A Lakewood Ranch couple plays a key role in a family-owned Pennsylvania-based bakery.
Lauren and Howie Ash handle nationwide sales and marketing for Jennies Macaroons, which manufactures organic, gluten-free confections at its plant in Moosic, Pennsylvania. The macaroons are sold in major health food stores like Whole Foods and Sprouts and are also carried by Costco, Whole Foods, Walmart, Publix and other grocers.
The Jennies factory is about 15 minutes south of Scranton, which averages 41 inches of snow each winter. The Ashes have the best of both worlds, working from home in Sarasota where they are able to pursue fitness activities outdoors all year long.
“We live in paradise” Howie Ash said.
Jennies Macaroons was started in 1960 in New York by Arnold Badner, a triathlete who was the subject of a quirky 2018 documentary called “The Macaroon King.”
“He was looking for something that tasted good, that was gluten free, that would give him sustained natural energy” Lauren Ash said.
Badner partnered with Lauren’s father, Gil Shwom, who is a third-generation chocolatier. After Badner retired, Shwom bought the business, moved it from New York to Pennsylvania and took it in a new, more organic direction.
“We’ve always been gluten-free” Lauren said. “We’re going plant-based. The company has really expanded on the offerings that we have, as well. My dad runs it. Howie and I do sales and marketing and my sister (Lainie Evancho) is the head of operations.”
Some of Jennies top sellers include chocolate-drizzled macaroons and organic coconut with cacao nibs and dark chocolate. Costco just signed a “ginormous” contract for the cacao bites, Lauren said.
Her sister and dad come up with new concoctions, like Key lime pie macaroons. While the Ashes thought Key lime might only be popular in Florida and the Southwest, her dad thought it might catch on nationally.
“He was right” Lauren said. “There’s been such great reception all over the country to Key lime, which is something we didn’t really expect to hwp-contenten, so we’re excited.”
Taste is everything
Since the move to Pennsylvania, Jennies has added plant-based offerings to wp-contenteal to health-conscious consumers. The brand stresses healthful options that taste good.
“Ours really tastes moist and decadent and people are shocked that it can have all of the attributes that the consumer is looking for with it tasting as good as it does” Lauren said.
A national magazine concurred, naming the then-new Chocolate Drizzle Macaroon one of its top new products when it debuted in 2013. Gourmet Retailer Magazine’s editors found the macaroons addictive and tasty.
“We picked (Jennies) because we’ve never met a macaroon we didn’t like, but these are on a different level. Tender and chewy, with pure dark chocolate drizzle over each one, there’s a whole lot to love” the magazine wrote.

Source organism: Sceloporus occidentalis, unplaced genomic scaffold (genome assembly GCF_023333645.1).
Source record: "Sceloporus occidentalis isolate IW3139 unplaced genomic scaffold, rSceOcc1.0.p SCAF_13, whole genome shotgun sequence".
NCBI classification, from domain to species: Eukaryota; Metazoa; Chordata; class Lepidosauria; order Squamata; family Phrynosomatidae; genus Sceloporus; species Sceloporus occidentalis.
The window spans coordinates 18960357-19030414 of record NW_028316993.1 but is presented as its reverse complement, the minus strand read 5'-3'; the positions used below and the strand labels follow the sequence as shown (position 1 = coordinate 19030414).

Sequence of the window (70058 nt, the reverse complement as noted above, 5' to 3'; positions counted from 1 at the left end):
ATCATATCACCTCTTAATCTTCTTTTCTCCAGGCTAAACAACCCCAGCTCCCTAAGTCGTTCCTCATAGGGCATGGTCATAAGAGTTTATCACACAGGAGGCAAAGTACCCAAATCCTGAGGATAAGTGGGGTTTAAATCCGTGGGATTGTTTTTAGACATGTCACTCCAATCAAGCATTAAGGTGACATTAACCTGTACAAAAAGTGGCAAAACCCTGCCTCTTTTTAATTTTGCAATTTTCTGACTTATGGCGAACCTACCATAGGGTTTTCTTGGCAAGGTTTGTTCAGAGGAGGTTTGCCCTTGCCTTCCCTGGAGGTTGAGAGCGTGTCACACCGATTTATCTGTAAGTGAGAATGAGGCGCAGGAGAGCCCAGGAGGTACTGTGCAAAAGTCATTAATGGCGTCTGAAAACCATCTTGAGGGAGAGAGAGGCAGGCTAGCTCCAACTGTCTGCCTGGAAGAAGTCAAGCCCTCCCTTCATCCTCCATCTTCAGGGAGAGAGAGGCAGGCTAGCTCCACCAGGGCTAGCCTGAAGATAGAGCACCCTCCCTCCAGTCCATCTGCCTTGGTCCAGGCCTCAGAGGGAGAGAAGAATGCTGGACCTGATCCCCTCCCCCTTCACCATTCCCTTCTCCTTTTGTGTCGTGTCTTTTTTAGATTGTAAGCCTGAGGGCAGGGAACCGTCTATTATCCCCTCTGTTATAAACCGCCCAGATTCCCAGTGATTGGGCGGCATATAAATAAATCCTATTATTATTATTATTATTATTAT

Building relationships with the company’s broker/sales networks and distributors has helped boost Jennies’ national profile.
“I’ve learned, you’d better get them to know you and your products” Lauren said of national health distributors and their reps.
Howie joined the company a few years ago after attending a trade show. His responsibilities include focusing on the west coast and overall online sales, social media and new product development.
While online sales are minimal compared with Jennies’ retail sales, Lauren said the company realizes the market is always evolving. The company has hired a social media marketing company to beef up its presence on popular platforms like Facebook and Instagram.
“We’re trying to build that online presence knowing that retail has forever changed” she said.
Focus on family
Lauren majored in business, realizing that she had to be able to talk work to build a relationship with her dad. At 82, he still works full-time at the plant.
“It’s hard to get him out of there” Howie said.
Shwom runs the business like a family, Lauren said, taking care of key employees who have been with him for 30 years or more.
“They’re literally like sons to my dad. He sets up college savings accounts for their kids” Lauren said. “I don’t think you can get the loyalty and the dedication that you need to have as a small company without having key people that support you like that. They need us to produce and we need them in the same way. That’s really the culture of our factory. We don’t take anyone for granted. We know that everybody matters”
Jennies’ plant was able to keep production lines going during the coronavirus lockdown because bakeries were considered essential businesses. The plant adheres to strict safety measures, such as taking temperatures daily, wearing gloves and masks and disinfecting constantly.
The Ashes say they’re not sure if either of their sons will join the family business.
“One of them wants to be an orthopedic surgeon” Lauren said. “It’s very difficult to say. Don’t be an orthopedic surgeon. Be a macaroon maker!”
She is a tenacious competitor on the tennis court, with boundless energy and a positive attitude. Lauren calls herself a nutrition and fitness fanatic, and she practices yoga about five days a week and also swims.
While Howie is still able to play tennis about four days a week, Lauren said she’s had to cut back to focus on the family business.
“That’s commitment!” she said, laughing. I’m down to like two days a week because of work. That’s the title of the article: “Love for company passes love for tennis.”